In my opinion, chatbots won’t be a real threat to these people in the next 4 to 5 years. In order for chatbots to replace support agent’s jobs, they need to be “smart” and powered by AI and NLU. Today’s NLU is quite advanced, but AI technology still lacks the needed skills to assess support questions properly. Once AI engineers figure out how to make algorithms understand the context and intentions of the users, probably 25% of support agents will lose their jobs.
Which are the sectors where this technology offers the greatest opportunities?
Healthcare is an interesting case, also legal and accounting counseling, as well as public administration. Basically, everywhere people ask questions all the time and communication is mostly via email or phone. All this information could be fed to our system and it will be capable of giving answers within seconds and reduce the workload of employees. We believe that around 60% of the incoming queries could be automated until the point where a human is needed, either to answer a more complicated question or to accept some paper documents from the user.
There’s huge interest also from banks and financial organizations but there are some security concerns, which need to be overcome. We now have an interesting project with an insurance company, which wants to directly sell insurance products through the bot. There’s, however, again the challenge with the legislation requiring paperwork.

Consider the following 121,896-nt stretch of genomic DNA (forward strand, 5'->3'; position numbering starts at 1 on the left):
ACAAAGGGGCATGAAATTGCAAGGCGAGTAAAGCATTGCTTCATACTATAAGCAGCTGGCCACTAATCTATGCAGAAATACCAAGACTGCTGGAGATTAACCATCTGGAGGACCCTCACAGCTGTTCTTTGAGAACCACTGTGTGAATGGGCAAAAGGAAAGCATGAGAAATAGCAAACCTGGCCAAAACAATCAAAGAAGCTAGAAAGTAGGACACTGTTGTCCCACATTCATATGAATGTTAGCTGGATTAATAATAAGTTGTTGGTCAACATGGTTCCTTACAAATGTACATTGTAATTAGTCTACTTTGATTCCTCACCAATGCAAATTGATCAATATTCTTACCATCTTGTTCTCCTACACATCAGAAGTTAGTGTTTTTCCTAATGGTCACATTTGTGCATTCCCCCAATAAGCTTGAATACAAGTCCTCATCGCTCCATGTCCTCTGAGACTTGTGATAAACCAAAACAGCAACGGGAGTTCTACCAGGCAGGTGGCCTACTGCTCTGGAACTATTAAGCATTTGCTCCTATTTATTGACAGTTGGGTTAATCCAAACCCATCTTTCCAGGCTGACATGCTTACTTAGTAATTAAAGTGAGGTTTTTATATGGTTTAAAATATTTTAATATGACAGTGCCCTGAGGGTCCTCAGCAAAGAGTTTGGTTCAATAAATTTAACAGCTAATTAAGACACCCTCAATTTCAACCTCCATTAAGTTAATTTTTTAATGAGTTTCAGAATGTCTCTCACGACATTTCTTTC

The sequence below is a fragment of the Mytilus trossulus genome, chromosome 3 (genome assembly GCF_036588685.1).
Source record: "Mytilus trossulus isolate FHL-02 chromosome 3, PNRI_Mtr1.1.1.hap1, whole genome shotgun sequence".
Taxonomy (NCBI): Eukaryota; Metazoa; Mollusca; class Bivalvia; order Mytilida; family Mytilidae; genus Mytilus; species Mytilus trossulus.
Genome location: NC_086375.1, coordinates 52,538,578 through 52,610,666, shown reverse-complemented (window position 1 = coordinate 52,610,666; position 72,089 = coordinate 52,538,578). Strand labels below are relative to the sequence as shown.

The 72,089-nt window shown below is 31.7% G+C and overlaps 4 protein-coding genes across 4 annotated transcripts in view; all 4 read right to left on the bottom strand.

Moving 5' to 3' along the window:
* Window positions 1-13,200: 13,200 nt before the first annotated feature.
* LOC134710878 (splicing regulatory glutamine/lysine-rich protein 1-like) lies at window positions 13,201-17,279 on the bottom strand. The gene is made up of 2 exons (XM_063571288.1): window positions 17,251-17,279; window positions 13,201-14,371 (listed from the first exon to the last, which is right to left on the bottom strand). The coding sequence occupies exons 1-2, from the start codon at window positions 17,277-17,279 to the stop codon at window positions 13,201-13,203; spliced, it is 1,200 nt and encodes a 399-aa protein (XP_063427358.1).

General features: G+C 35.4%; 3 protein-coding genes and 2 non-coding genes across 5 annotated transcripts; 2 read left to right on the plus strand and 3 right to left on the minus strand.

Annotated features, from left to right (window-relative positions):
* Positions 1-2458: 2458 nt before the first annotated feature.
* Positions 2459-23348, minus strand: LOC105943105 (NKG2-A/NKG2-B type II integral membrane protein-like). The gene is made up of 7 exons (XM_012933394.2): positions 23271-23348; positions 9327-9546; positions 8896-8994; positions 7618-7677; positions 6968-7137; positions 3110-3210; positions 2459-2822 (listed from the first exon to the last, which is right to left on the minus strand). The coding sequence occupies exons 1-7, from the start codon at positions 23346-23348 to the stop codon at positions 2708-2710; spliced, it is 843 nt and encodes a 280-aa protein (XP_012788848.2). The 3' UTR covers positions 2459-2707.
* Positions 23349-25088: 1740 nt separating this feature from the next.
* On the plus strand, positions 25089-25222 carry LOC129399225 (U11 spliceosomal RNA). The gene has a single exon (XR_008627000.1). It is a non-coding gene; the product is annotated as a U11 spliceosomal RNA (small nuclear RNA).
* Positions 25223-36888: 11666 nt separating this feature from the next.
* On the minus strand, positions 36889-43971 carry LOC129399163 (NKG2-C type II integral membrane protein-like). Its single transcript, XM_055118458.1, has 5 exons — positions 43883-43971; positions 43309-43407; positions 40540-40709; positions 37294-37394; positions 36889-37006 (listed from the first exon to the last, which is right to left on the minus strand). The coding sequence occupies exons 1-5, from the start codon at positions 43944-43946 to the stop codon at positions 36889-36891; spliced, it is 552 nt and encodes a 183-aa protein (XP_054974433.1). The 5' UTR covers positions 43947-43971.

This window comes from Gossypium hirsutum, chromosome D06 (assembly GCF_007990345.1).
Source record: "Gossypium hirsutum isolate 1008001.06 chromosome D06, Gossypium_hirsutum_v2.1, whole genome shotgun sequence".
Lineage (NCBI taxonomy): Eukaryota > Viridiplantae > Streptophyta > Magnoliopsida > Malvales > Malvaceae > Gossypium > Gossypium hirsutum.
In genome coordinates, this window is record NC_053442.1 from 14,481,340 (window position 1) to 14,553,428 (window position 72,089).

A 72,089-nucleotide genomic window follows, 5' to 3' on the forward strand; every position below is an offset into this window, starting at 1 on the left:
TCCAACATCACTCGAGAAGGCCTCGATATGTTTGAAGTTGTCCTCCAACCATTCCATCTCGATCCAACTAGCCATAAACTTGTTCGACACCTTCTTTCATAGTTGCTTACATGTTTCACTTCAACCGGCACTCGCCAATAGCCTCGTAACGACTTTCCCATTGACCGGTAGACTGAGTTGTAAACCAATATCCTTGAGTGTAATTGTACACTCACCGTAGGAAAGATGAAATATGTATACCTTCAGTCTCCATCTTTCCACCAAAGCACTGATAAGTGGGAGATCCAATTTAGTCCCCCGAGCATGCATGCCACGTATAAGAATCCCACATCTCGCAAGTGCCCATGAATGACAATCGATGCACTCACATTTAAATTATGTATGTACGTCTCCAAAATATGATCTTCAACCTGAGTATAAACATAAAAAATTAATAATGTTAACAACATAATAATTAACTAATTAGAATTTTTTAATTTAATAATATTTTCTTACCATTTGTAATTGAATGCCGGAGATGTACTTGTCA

You say adoption is still limited and particular markets are challenging. Why is that?
Based on my experience, “artificial intelligence”, “natural language processing”, similar terminology sound complex and turn companies down. When someone talks about AI, it sounds too futuristic, there is some mystery around the technology and companies are left with the feeling that they might not be able to stay in the control.
This is not true, of course. Chatbot platforms, such as ours Smartloop exist to simplify the process of creating chatbots, while taking care of the entire underlying and needed infrastructure. The whole idea of chatbot platforms is that the clients don’t need to understand the whole mechanics and the technology behind the chatbot to use them. If an actor can maintain a chatbot, then everybody can (smiles).